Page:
Elizabeth Warren is a Harvard professor and Senator from Massachusetts. One of the issues Warren finds herself the most passionate about is income inequality due to big corporations’ corruption. She also often calls for a “big, structural change” which she plans to do by creating affordable housing, combating the opioid crisis and creating a public option for drugs. Warren also remains popular with young people, especially young women. Warren does, however, have backlash due to her past claims of Native American heritage, which many constituents find insulting. 

Joe Biden

Joe Biden is the candidate with the closest thing to experience as President. After serving two terms as President Obama’s Vice President, Biden is now seeking the Democratic nomination. Biden has also run for President twice before, and he calls this election his “last chance to run for president.” His platform focuses on healthcare for all, fighting wealth inequality and sexual assault on college campuses. Biden seems to be more popular with the older demographic, based on his ability to connect with working-class Americans. He, however, faces controversy with some voters due to his friendliness with Republicans and unwanted touching to women.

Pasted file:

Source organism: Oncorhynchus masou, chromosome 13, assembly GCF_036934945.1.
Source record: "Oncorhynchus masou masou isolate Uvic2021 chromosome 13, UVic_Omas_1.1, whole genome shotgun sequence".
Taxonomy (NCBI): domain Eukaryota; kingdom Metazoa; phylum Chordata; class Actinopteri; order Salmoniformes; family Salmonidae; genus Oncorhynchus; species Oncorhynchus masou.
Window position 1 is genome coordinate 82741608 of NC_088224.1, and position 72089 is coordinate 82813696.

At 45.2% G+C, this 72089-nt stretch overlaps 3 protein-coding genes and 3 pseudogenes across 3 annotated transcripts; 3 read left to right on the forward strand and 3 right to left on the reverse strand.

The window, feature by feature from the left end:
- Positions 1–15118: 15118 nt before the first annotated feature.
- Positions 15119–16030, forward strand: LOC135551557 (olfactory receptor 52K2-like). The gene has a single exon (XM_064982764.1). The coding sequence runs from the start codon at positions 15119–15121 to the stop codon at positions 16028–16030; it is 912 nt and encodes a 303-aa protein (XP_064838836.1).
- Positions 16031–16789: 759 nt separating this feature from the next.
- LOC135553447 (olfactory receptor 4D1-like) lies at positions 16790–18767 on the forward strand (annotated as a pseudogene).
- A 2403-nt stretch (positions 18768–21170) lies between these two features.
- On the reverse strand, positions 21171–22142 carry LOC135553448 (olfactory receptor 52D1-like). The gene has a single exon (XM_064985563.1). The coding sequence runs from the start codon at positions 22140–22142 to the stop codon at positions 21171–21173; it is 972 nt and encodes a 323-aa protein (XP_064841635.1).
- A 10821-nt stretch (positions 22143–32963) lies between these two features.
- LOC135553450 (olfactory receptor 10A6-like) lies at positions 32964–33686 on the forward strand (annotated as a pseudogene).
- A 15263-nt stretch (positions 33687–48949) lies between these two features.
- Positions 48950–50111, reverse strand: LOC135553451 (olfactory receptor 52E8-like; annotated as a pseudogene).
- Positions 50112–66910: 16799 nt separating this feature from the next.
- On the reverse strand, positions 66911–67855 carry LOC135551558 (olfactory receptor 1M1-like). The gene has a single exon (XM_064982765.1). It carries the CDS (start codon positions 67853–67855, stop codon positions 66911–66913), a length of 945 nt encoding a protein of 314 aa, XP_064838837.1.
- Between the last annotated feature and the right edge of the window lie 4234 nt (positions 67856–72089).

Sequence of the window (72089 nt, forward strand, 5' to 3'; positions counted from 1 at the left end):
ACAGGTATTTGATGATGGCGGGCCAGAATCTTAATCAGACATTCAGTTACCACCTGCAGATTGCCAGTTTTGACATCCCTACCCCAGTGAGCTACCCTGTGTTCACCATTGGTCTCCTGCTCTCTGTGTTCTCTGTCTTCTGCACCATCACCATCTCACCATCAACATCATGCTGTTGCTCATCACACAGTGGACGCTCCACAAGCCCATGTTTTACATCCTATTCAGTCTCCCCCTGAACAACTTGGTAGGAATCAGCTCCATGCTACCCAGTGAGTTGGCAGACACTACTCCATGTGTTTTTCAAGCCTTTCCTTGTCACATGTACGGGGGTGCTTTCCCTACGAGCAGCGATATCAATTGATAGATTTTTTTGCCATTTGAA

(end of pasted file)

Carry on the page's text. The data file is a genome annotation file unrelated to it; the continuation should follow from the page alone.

Although there are more candidates still running, these appear to be the frontrunners for the election and they have gained the most publicity. Whether you’re voting Republican or Democrat this election, your vote matters, and make sure you’re registered to vote by clicking here.

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Elizabeth Pam is a freshman at Florida State University currently studying Actuarial Science with a minor in Economics. When not writing for HerCampus, Elizabeth enjoys posting for Blacksheep and playing volleyball.
Her Campus at Florida State University.